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A Voice for Equality

Our vision is complete equality for people who are blind or visually impaired. For over a century, we have been vocal advocates for programs and policies that provide opportunities for people who are blind or visually impaired.

Today, we continue to advocate for funding, programs and policies that make a difference. We stay actively engaged with local, state and federal government officials, providing guidance and expertise. Our advocacy work is informed by decades of experience and a strong track record of results.

Reducing Unemployment

Our top priority is reducing the unemployment rate for people who are blind or visually impaired. The current rate of unemployment is a staggeringly high 70 percent. We advocate for programs, policies and initiatives that create job opportunities.

In particular, we are vocal supporters of the AbilityOne Program and advocate to create understanding and support for the program among Indiana’s representatives in Congress. This important Federal program sets aside specific government contracts for organizations that support people who are blind or visually impaired. AbilityOne makes it possible for us to provide much-needed jobs and fund essential services.


Fighting Stereotypes

People who are blind or visually impaired face negative misconceptions about their abilities in the workplace. According to a study from the National Industries for the Blind, 54 percent of hiring managers felt there were few jobs that could be done by a person who is blind – and accommodating a person with vision loss would require "considerable expense."

But the truth is just the opposite. People who are blind or visually impaired are highly capable, and there is often minimal expense to employers. We’re working to reverse stereotypes through outreach and education. We change the conversation from disability to ability by focusing on what people who are blind or visually impaired bring to the table. We meet regularly with businesses and community leaders to help them understand the benefits of hiring people who are blind or visually impaired.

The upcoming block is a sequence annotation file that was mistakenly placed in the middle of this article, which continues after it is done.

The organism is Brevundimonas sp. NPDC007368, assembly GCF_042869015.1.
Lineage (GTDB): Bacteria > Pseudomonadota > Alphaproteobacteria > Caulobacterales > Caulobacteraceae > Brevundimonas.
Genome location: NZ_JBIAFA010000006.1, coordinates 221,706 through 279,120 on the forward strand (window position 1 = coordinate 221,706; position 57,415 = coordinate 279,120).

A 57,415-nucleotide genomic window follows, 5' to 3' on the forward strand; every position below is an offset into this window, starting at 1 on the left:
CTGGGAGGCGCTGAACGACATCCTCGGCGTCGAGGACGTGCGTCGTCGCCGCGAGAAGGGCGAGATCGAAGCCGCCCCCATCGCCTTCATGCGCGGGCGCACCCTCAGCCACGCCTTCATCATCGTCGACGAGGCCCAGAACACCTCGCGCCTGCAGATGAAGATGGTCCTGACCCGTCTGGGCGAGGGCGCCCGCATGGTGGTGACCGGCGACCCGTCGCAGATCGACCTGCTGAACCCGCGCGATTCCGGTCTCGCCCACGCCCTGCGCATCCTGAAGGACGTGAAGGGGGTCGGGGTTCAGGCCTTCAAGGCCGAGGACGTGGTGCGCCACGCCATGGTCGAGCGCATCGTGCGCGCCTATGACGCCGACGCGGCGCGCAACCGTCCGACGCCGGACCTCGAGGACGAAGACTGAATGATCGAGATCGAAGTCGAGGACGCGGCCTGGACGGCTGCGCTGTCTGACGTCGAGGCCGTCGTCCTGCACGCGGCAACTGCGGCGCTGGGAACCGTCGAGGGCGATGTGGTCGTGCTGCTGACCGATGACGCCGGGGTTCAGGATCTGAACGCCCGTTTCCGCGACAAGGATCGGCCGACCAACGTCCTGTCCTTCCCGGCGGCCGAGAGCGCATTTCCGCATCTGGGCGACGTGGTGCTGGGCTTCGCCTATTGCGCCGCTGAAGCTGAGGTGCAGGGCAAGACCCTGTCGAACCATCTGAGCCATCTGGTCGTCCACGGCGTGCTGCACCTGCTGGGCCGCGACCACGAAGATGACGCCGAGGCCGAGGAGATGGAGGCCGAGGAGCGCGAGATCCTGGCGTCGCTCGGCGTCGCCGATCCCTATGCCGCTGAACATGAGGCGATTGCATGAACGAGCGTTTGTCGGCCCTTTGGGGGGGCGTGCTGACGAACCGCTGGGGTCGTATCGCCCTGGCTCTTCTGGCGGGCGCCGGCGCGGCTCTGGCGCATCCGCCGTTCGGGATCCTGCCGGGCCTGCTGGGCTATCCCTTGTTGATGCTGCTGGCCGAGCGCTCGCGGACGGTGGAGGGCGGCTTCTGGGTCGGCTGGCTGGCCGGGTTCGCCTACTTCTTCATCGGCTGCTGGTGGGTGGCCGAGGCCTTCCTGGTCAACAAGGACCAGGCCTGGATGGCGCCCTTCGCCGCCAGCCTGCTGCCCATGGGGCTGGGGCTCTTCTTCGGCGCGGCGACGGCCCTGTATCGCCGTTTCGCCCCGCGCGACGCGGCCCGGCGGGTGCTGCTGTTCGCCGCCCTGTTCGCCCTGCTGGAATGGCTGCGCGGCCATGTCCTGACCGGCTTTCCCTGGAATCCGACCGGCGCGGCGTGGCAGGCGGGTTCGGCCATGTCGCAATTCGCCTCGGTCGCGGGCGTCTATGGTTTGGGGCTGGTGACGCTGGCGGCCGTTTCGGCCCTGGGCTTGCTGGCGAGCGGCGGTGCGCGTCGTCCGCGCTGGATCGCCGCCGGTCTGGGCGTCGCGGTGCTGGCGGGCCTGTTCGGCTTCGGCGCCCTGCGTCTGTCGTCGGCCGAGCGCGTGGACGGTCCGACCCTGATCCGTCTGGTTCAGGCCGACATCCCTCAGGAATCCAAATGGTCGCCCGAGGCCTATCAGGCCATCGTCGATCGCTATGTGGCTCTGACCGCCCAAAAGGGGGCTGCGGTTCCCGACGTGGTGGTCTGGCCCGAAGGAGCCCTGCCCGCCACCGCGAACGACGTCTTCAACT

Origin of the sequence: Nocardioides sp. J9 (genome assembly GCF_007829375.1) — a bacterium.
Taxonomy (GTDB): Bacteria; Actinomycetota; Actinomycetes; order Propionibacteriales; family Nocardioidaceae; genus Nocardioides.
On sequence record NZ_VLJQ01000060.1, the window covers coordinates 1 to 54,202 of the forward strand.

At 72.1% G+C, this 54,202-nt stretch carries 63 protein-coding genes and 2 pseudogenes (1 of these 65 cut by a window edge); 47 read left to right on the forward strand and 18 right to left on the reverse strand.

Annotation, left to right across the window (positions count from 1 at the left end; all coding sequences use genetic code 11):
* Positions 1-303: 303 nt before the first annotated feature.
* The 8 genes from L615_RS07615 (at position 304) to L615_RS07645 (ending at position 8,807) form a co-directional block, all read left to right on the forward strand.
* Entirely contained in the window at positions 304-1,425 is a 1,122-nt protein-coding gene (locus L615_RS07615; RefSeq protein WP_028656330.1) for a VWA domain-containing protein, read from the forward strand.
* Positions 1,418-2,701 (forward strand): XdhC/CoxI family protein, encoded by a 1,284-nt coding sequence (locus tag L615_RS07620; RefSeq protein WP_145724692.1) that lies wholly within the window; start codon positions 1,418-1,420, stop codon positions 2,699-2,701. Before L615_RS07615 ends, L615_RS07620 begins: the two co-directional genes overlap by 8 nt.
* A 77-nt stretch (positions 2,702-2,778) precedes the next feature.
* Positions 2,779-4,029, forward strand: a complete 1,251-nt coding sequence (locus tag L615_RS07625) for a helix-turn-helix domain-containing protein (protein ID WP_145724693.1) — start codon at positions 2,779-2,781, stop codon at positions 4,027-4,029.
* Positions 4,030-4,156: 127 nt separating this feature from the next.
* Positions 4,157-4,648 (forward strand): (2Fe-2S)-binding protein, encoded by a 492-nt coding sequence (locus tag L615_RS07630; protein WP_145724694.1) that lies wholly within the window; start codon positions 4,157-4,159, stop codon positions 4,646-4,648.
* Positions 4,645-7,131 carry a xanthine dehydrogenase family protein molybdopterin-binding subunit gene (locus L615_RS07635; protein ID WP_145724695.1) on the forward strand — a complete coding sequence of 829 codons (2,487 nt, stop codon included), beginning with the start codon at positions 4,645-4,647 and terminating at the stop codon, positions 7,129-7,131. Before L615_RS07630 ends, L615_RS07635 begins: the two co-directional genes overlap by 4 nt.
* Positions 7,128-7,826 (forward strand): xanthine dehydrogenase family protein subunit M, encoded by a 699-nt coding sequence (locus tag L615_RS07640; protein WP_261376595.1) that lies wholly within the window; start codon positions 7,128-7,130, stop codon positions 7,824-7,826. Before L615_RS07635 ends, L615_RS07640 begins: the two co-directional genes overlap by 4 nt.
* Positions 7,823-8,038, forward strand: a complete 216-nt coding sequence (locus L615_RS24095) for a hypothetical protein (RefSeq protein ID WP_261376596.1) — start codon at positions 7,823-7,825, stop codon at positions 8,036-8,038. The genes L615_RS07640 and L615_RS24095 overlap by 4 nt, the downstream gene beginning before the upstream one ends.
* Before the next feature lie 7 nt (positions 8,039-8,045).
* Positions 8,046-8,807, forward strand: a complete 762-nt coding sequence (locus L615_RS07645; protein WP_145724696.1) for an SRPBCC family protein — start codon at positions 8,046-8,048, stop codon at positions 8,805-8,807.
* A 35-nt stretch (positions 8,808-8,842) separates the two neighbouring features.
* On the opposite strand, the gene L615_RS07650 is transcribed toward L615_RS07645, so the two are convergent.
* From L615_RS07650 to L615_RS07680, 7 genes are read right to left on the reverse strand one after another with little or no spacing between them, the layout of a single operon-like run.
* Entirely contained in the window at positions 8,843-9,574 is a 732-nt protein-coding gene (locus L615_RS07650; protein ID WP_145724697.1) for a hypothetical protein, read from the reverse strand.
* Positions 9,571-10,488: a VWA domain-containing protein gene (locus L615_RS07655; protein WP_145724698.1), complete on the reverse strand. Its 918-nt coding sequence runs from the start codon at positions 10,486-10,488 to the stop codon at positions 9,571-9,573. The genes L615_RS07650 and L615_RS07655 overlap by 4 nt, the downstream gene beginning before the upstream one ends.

Quick Stats

  • The unemployment rate among people who are blind or visually impaired is 70 percent.
  • There are currently 165,000 Hoosiers living with vision loss.
  • By 2030, the rate of blindness is estimated to double along with the country’s aging population.*

*Special Report on Aging and Vision Loss

Revamping Social Security Support

National Industries for the Blind (NIB) is working to protect and improve Social Security benefits for people who are disabled. One of the top issues is reforming Social Security Disability Insurance (SSDI) in a way that incentivizes a return to work. Currently, a key rule of the SSDI program completely eliminates benefits when a person reaches a specific wage amount. This rule only applies to benefits for people who are disabled and is actually contrary to Social Security benefits for other segments of the population.

NIB is advocating for a rethink of this rule to ensure continued SSDI benefits for people who work – though at a reduced level that is proportional to their earnings. This incentive-driven model carries an important message that a person with a disability can return fully to the workforce, and it follows suit with the overall structure of Social Security program.